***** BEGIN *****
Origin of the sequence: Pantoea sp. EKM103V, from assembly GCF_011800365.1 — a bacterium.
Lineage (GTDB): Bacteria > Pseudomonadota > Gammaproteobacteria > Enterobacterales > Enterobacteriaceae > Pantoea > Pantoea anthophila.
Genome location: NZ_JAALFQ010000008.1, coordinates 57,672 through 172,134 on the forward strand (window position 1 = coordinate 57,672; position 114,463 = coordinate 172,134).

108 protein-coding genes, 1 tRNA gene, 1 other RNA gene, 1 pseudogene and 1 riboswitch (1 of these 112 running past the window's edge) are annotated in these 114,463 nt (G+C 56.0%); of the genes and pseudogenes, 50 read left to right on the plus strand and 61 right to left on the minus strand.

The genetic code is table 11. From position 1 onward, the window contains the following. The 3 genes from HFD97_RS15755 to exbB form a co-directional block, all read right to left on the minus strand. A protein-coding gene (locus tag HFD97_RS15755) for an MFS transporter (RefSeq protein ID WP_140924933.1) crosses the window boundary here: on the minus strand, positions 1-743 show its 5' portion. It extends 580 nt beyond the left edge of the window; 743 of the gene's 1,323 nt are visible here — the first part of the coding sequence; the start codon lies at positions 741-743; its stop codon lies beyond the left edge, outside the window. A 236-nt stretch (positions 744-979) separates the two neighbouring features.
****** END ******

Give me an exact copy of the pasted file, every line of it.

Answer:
Origin of the sequence: Pantoea sp. EKM103V, from assembly GCF_011800365.1 — a bacterium.
Lineage (GTDB): Bacteria > Pseudomonadota > Gammaproteobacteria > Enterobacterales > Enterobacteriaceae > Pantoea > Pantoea anthophila.
Genome location: NZ_JAALFQ010000008.1, coordinates 57,672 through 172,134 on the forward strand (window position 1 = coordinate 57,672; position 114,463 = coordinate 172,134).

108 protein-coding genes, 1 tRNA gene, 1 other RNA gene, 1 pseudogene and 1 riboswitch (1 of these 112 running past the window's edge) are annotated in these 114,463 nt (G+C 56.0%); of the genes and pseudogenes, 50 read left to right on the plus strand and 61 right to left on the minus strand.

The genetic code is table 11. From position 1 onward, the window contains the following. The 3 genes from HFD97_RS15755 to exbB form a co-directional block, all read right to left on the minus strand. A protein-coding gene (locus tag HFD97_RS15755) for an MFS transporter (RefSeq protein ID WP_140924933.1) crosses the window boundary here: on the minus strand, positions 1-743 show its 5' portion. It extends 580 nt beyond the left edge of the window; 743 of the gene's 1,323 nt are visible here — the first part of the coding sequence; the start codon lies at positions 741-743; its stop codon lies beyond the left edge, outside the window. A 236-nt stretch (positions 744-979) separates the two neighbouring features.